Some of the country’s biggest artists are helping to build a container village for the homeless.

Artwork from renowned artists went to auction to raise money for container houses for homeless people in Bristol.

The auction was held online and at Here Bristol in Bath Road to raise money for the co-op Help Bristol’s Homeless. The social enterprise converts shipping containers into homes, transforming them from empty crates into one-room houses. The project, which was started by ex-soldier Jasper Thompson, has been seen dozens of people come through their doors.

Volunteers are currently in the midst of refurbishing a bus and containers in Bedminster to provide more beds.

What was in the auction?

Valhi Shevelev, 26, in his container in his new home in Bedminster. Image first published on bristolpost.co.uk.

More than 70 pieces of artwork were on offer as part of the charity auction, most of which have been provided by Bristol’s artists. It included rare and limited edition prints from the likes of Massive Attack’s 3D and street artist Inkie. Also taking part in the drive are Tracey Emin, Jim Starr and Emma Caton, among others.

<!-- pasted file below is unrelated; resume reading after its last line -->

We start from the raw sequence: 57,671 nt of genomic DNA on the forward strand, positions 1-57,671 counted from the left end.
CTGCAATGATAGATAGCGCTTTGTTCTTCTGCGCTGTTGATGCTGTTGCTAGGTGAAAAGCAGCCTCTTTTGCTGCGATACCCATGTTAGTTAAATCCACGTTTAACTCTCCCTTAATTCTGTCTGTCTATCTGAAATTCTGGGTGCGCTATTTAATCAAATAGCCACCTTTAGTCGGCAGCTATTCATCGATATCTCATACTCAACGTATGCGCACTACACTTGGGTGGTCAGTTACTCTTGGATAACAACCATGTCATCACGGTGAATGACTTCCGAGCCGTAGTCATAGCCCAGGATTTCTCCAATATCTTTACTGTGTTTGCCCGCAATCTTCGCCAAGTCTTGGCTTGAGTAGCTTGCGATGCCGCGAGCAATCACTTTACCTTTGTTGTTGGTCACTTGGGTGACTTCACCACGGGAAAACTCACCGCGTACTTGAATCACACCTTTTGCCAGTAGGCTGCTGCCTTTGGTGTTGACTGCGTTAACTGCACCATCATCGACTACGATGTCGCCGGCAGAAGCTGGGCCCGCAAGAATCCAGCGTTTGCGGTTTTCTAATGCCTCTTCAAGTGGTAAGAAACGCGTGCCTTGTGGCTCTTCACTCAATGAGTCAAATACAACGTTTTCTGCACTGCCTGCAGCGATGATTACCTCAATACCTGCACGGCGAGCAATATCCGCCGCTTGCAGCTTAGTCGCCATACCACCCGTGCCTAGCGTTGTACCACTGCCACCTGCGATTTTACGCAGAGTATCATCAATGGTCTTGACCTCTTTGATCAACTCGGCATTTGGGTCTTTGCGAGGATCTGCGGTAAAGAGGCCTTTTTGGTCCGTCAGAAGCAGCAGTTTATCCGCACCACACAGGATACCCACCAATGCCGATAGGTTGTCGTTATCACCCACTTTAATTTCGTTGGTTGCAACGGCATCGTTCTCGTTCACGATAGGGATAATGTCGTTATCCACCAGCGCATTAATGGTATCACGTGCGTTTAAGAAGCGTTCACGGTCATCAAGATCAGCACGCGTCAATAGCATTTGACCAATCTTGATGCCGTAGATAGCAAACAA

Many of the work started from £15, and wentgo to the highest bidder. All proceeds go towards funding the conversion of containers into new homes.

Some £10,000 is needed to convert each container, and the plan is to create a container village in South Bristol and another in the North.

A spokesman for Help Bristol’s Homeless said: “We believe a home is a right, not a privilege.

We believe that the best way to help homeless people is to give them a secure base from which to rebuild their lives.

We’re challenging homelessness in Bristol one bed at a time, by galvanising our community – we’re building homes for the homeless by upcycling transport containers and decommissioned vehicles.”

The above article by Michael Young first published on bristolpost.co.uk in May, 2018.

Container Village was last modified: June 3rd, 2018 by thisisgoodwork